Is the Moon a Flat Disc or a Round Ball

by TJ

One of the things that was mentioned by Jeran last night on the Globebusters show #5 was that the moon is a flat disc, not a round ball.

At first this seems absurd. Of course it is a ball, we can see it!

When looking through a telescope or a camera, it is possible that it is creating a more defined spherical look to it because of the curved lenses.

When I look up, it seems spherical to me with the naked eye. There is an important thing to consider which he noted.

I will get to that below but wanted to point something else out.

People say that the earth is a sphere because the moon, sun, and planets are spheres. So it only makes sense that the earth is one.

One thing we don't see with the moon is a spin rotation. Allegedly the earth rotates on its axis. The moon doesn't?

So we could say, well if the earth spins on its axis, then the moon should?

Maybe we can even dare say, well, the moon doesn't spin on its axis, so neither does the earth?

This kind of logic that is used can be used to prove (not really) different points but really doesn't prove anything.

Here is the thing he said that has me thinking he is probably right. If the moon is a sphere, why is it that everyone in the world all sees the same side. We also never see the bottom. At some point in its position, we should see the bottom of it (at least someone somewhere)?

It is an interesting thought and definitely something to consider.

There are others that say we don't see shadows and shading that we should see on a sphere. There was a light experiment someone did with a ball and flat disc that seemed to disprove this. It may be that shadows on a flat disc doesnt work at all.

One thing to keep in mind is that a flat disc does not mean flat like a piece of cardboard or paper. There are heights and depths and we can clearly see that on the moon.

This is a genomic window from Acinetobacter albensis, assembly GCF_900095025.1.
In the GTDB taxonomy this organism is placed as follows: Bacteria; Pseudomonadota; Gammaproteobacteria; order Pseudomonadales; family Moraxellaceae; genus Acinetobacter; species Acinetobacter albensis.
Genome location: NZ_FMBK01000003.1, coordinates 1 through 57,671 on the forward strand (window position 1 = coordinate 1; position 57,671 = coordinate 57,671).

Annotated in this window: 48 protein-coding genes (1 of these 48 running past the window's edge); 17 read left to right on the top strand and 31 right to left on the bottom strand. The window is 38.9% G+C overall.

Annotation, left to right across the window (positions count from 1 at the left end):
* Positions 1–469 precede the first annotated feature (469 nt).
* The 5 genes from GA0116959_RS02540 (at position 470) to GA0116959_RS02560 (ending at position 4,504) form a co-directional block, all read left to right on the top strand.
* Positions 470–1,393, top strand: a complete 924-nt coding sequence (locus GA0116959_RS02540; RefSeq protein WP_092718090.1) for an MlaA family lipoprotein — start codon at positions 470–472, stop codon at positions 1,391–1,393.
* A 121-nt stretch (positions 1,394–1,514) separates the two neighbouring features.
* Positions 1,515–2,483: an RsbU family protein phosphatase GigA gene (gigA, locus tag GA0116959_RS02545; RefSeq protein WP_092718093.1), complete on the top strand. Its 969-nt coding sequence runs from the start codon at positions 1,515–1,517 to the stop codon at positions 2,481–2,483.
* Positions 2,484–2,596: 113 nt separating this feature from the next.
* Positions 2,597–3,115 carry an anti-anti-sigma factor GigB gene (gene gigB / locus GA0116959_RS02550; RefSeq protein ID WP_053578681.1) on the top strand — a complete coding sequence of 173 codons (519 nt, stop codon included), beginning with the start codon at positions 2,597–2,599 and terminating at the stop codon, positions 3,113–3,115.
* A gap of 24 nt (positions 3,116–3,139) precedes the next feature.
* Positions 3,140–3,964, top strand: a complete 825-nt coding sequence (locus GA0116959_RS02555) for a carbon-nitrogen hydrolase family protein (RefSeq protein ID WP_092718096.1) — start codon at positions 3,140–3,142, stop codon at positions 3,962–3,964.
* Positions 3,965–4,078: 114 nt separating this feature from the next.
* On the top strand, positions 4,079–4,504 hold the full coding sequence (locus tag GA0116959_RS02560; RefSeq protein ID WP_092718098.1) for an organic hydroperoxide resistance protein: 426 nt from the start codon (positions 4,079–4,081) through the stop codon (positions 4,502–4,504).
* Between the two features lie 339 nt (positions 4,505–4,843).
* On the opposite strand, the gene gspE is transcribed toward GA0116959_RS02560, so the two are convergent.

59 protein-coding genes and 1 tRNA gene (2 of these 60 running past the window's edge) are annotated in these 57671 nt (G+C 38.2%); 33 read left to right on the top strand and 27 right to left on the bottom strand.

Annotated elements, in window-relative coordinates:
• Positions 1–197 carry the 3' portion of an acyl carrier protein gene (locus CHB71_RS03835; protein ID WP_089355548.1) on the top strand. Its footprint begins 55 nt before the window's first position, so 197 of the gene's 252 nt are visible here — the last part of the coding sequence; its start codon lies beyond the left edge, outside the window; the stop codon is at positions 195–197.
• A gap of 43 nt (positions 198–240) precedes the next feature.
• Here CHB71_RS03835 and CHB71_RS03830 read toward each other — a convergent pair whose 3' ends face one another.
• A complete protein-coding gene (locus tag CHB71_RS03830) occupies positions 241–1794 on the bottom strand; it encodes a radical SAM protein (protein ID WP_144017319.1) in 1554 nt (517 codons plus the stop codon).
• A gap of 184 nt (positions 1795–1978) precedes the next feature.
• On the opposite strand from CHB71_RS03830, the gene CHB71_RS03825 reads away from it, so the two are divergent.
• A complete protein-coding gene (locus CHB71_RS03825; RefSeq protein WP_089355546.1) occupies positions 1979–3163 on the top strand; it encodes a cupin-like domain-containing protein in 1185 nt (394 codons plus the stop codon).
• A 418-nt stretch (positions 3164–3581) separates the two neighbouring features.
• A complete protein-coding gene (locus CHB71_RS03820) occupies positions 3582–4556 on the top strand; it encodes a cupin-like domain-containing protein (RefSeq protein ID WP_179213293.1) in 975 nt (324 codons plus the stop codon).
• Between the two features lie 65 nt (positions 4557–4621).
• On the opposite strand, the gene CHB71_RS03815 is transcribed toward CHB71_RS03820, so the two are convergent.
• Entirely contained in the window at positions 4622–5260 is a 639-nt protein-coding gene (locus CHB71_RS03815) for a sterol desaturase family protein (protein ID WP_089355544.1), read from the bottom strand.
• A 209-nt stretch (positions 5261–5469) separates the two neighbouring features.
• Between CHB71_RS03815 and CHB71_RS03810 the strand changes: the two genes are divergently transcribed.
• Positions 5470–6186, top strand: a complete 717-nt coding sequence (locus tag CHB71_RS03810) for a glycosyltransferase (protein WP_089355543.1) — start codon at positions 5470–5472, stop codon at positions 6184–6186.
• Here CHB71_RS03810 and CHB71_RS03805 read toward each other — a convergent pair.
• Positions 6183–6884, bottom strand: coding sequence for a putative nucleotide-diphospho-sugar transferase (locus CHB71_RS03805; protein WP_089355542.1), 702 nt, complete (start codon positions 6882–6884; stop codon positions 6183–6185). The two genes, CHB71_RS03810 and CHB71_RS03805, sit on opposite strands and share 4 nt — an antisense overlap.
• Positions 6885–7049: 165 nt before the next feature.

Comments for Is the Moon a Flat Disc or a Round Ball

Average Rating starstarstarstar

Click here to add your own comments

Mar 28, 2017
Flat earth issues
by: Ray

The moon DOES turn on its axis -- exact ne turn in one moon revolution of earth -- the moon thus keeps one face toward earth.
It is unclear why you think all this has something to do with earths shape tho. To tell if earth could be flat, simply examine your flat model. If you do you will immediately notice that in the course of very few hours each day, both the moon and the sun will need to hugely change in size. Specifically, the size of the object will need to be proportional to the sine of the angle the sun/moon is above the horizon. For instance if you photographed the full moon when 1 deg above the horizon, and waited till midnite and took another pix, when it might be, say, 50 degrees, the moon would have needed to be sine 50deg/sin1deg = 44 times as big. Neither the moon nor the sun change size one bit in the course of these few hours, much less 44 times.

Mar 27, 2017
The moon does rotate
by: Anonymous

The reason we see the same face of the moon all the time is beacause it is tidally locked with us. This means that it turns on its axis at the same rate that it revolves around us. This has happened with most major moons in the solar system.

Feb 02, 2017
by: Lacy Evans

If up is out, I'd say all we ever see is the "bottom" and never the top.

Oct 16, 2016
We do see different angles of the moon.
by: Anonymous

But we doooooo see different angles from different positions. Thats a known fact. While its between south america and africa, the part that appears as the top to one side appears as the bottom to the other.

Feb 11, 2016
Seeing the Moon's bottom?
by: Anonymous

How do you expect anyone to see the bottom of an object 238k miles away, no matter where you are on the Earth you will never change your angle of view.

Click here to add your own comments

Join in and write your own page! It's easy to do. How? Simply click here to return to Flat Earth.

Share this info!

Return to homepage

Enjoy this page? Please pay it forward. Here's how...

Would you prefer to share this page with others by linking to it?

  1. Click on the HTML link code below.
  2. Copy and paste it, adding a note of your own, into your blog, a Web page, forums, a blog comment, your Facebook account, or anywhere that someone would find this page valuable.